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Friday, November 30, 2012

Eliminate Oversharpening

Damian Greene Published in Tip Of The Week
Eliminate Oversharpening
This Article Features Photo Zoom

Digital Photo Tip Of The Week
Sharpening is one of the most- un-glamorous, yet totally essential, digital imaging edits you can make to your photographs. Sharpening is a must if you want to make your images look their best; RAW files require sharpening to make them look like JPEGs, and JPEGs (as well as RAW, TIFFs and every other image file format) require specific sharpening based on the output of the finished image. Not to mention the creative sharpening that dramatically affects the style of a photograph, which is all subjective based on creative license

But this post isn't about how to sharpen. It's about the downside of sharpening—the artifacts and problems that you can create in your digital image files by sharpening too much. So keep reading to find out how to minimize sharpening problems and keep from oversharpening in the first place.

The best way to eliminate sharpening artifacts is to keep from oversharpening in the first place. How do you do this? You sharpen deliberately. The Threshold slider in Photoshop's Unsharp Mask filter (a favorite sharpening tool for many photographers, myself included) is a powerful tool. With it you can dictate what types of edges are sharpened in a photograph. To understand this fully, I'll back up for a second and explain how sharpening works.

Digital Photo Tip Of The Week
Digital image sharpening is essentially a function of accentuating the contrast between edges of light and dark within a scene. A portrait subject's dark shoulder against a light background, for instance, is an example of a large edge that can be accentuated (or artificially "sharpened") in a digital image. But so is the contrast edge between a highlight in the eye and the dark part of the iris, and the edge between a hair and skin, and the edge between a pore's highlight and shadow. All of those edges of contrast can be sharpened, so it's up to you to dictate which ones and how much. That brings us back to Threshold.

The Amount and Radius controls in sharpening tools like Unsharp Mask dictate, as you can tell, the amount of sharpening and the radius (measured in pixels from the contrast edge) of the affect. But it's the Threshold that determines which edges will be affected. A higher threshold limits sharpening to the biggest, boldest edges in a scene (like shoulders in a portrait), whereas a lower threshold allows every edge to be affected—including all those hairs and pores. The problem this illustrates is the added sharpness in things like pores and hairs (not to mention blemishes and flaws) is almost never desirable. The faux sharpness exaggerates problems and creates one type of sharpening artifact: the added appearance of noise-like texture that comes from giving more pixels more defined edges. To eliminate this, start with a higher threshold and lessen the amount of the sharpening. Concentrate on sharpening more significant contrast edges to minimize this grainy, noisy, hypertextured variety of oversharpening.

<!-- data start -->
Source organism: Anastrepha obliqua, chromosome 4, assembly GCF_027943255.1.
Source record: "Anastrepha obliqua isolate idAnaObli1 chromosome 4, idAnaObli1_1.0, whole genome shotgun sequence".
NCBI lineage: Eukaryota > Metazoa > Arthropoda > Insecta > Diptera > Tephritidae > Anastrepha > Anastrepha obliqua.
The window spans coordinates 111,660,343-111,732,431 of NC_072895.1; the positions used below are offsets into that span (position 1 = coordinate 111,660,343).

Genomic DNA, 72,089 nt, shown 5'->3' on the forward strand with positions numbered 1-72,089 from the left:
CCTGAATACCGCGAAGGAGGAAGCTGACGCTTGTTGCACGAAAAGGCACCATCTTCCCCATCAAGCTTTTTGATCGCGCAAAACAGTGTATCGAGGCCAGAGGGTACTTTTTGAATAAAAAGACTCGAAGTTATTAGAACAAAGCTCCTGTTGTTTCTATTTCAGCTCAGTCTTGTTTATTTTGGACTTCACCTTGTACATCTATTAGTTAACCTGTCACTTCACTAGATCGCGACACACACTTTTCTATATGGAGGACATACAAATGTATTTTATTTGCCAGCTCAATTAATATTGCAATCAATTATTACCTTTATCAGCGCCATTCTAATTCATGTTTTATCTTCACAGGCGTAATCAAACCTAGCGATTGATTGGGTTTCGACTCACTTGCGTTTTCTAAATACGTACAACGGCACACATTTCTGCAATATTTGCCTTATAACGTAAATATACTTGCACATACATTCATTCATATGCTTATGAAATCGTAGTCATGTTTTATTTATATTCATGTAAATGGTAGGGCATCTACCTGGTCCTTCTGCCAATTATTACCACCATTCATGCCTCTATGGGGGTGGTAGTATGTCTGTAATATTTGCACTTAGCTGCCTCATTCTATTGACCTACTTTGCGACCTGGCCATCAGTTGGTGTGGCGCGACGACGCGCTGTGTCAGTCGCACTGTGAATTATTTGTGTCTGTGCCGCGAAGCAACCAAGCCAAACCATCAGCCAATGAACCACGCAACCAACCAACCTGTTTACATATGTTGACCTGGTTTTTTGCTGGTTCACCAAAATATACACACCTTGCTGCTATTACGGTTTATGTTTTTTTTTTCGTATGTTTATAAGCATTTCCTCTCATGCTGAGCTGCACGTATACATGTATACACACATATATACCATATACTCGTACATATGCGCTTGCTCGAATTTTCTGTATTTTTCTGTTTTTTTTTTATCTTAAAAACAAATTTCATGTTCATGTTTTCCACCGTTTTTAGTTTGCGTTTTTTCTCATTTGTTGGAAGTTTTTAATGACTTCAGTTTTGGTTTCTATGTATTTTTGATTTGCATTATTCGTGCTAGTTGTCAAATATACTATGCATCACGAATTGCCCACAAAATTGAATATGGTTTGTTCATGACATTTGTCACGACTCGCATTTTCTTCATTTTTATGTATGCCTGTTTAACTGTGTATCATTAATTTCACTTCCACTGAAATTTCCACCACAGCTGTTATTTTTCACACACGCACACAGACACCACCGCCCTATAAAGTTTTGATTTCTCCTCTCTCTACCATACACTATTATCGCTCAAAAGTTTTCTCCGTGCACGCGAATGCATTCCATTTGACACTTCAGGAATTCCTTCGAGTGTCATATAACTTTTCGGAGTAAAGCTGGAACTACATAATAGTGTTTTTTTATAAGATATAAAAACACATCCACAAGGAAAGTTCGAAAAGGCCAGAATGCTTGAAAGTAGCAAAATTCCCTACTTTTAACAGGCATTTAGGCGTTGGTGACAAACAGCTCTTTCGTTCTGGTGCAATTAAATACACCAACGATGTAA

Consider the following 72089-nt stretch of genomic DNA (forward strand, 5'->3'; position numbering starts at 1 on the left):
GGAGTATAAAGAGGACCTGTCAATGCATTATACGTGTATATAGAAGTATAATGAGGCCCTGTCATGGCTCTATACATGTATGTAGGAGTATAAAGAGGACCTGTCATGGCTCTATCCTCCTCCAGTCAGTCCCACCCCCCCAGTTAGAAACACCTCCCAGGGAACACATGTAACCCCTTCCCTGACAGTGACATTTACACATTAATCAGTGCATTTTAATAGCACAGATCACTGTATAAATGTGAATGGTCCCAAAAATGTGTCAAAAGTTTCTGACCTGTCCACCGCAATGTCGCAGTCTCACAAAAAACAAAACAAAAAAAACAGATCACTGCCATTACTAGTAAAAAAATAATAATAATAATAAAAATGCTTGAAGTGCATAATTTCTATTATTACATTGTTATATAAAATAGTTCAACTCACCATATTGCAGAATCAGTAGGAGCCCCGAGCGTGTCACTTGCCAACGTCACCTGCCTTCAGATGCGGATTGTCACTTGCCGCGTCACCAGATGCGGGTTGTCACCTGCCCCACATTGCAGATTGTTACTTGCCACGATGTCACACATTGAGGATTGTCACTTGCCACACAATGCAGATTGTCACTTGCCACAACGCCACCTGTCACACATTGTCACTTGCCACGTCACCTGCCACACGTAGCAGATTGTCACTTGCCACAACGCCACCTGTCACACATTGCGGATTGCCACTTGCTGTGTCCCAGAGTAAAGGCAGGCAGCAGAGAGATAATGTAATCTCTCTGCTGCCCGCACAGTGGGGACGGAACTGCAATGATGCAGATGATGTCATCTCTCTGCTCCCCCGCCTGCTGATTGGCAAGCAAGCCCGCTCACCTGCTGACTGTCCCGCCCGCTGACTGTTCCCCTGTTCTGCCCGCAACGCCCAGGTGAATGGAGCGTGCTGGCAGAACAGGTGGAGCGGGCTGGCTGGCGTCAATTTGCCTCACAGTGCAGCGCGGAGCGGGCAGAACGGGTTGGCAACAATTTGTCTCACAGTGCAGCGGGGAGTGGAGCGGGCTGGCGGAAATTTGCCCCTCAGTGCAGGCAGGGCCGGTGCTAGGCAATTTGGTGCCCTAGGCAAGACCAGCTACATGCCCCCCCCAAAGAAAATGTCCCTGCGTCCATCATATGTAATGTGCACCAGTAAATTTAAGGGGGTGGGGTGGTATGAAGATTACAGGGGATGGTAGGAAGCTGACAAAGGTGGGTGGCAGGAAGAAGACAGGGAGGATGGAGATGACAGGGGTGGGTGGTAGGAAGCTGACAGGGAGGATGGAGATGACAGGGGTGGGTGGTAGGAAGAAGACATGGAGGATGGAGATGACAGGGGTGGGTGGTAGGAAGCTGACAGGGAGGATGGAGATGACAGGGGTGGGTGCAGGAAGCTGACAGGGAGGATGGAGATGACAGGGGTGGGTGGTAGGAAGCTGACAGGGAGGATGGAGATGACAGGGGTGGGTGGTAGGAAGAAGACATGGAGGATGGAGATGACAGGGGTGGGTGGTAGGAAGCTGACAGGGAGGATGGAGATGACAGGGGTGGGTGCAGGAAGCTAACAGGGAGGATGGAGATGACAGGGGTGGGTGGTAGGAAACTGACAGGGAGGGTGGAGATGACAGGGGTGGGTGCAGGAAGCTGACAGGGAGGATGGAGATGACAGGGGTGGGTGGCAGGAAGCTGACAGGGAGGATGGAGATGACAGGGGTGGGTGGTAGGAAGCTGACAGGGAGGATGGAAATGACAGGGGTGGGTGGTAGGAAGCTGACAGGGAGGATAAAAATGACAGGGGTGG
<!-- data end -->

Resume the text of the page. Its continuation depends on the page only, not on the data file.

Digital Photo Tip Of The Week
The other telltale sign of oversharpening is a halo effect around major contrast edges. This appears most often as a dark shadowed outline that spills into bright areas, and it can be very distracting. To eliminate it, of course you could start by sharpening a lesser amount, or adjusting the Radius to be slightly smaller, but this type of sharpening artifact is usually a side effect from creative sharpening that is desirable elsewhere in the frame. I find it happens a lot when I'm fairly aggressive with the Clarity slider in Lightroom; it crops up if I'm really accentuating the sharpness of a scene to give it an edgier look. But I want to eliminate this telltale sign of oversharpening without eliminating the rest of the "good" sharpness in the scene. To do that in Lightroom I use the Adjustment Brush in the Develop module and adjust the clarity slider way down toward -100. Then I simply paint away the oversharpened halo wherever it's evident in the frame. In Photoshop, a simple layer mask on the oversharpened layer allows you to selectively paint away artifacts. This level of selective control, whether you wield it in Photoshop or Lightroom, is a great way to get the benefits of dynamic sharpening without the drawbacks.
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